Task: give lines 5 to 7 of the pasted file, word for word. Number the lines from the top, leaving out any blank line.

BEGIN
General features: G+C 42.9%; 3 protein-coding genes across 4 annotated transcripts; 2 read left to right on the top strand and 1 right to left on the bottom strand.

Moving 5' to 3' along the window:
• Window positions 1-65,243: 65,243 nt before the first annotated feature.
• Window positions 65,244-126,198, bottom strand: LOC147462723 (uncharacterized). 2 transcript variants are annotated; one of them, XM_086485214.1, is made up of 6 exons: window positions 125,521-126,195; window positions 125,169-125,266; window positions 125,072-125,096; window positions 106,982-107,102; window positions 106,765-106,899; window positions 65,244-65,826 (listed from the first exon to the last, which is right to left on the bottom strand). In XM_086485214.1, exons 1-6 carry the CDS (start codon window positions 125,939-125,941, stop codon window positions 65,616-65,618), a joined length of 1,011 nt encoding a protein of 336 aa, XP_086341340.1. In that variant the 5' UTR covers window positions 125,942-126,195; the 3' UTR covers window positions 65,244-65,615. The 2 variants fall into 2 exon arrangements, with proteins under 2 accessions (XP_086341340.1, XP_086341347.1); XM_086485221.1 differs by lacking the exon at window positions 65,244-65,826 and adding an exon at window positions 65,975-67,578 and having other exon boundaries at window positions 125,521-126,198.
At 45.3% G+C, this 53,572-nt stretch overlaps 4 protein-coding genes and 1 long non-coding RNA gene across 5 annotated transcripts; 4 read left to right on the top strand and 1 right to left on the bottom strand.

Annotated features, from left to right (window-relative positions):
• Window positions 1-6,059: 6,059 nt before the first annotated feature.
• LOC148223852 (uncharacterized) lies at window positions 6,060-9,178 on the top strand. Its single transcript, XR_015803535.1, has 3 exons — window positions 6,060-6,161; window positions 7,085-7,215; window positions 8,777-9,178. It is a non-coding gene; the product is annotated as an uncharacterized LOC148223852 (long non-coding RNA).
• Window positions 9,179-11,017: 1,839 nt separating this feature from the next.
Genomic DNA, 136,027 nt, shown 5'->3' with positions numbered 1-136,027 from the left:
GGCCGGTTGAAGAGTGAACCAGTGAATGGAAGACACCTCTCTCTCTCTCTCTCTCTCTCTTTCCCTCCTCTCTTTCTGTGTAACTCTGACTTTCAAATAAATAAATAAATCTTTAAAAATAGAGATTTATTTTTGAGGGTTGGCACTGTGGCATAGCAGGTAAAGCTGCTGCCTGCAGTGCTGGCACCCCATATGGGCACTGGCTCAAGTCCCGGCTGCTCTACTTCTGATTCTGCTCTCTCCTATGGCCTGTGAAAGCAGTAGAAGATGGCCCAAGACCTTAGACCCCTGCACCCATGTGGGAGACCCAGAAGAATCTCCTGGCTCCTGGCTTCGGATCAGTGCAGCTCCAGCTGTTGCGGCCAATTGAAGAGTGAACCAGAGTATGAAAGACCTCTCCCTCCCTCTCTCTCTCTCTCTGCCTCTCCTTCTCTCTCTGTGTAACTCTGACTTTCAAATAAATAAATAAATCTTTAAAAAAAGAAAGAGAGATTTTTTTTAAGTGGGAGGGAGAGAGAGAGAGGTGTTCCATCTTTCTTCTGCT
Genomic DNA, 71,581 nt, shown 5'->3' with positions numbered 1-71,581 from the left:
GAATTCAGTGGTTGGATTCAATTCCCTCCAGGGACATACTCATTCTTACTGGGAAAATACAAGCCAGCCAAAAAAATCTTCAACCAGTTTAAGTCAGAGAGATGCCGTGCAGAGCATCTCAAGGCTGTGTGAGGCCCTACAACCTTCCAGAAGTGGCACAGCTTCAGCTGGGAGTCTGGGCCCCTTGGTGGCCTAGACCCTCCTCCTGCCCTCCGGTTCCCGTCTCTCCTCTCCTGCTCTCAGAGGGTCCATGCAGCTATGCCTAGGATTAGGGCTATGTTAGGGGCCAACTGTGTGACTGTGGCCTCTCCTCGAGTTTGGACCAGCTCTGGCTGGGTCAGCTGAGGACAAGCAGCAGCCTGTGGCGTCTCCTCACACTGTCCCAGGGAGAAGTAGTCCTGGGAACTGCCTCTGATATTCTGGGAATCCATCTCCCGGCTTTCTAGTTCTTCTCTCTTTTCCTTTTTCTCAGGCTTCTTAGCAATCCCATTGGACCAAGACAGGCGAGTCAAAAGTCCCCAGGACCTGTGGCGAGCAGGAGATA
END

At 45.3% G+C, this 53,572-nt stretch overlaps 4 protein-coding genes and 1 long non-coding RNA gene across 5 annotated transcripts; 4 read left to right on the top strand and 1 right to left on the bottom strand.

Annotated features, from left to right (window-relative positions):
• Window positions 1-6,059: 6,059 nt before the first annotated feature.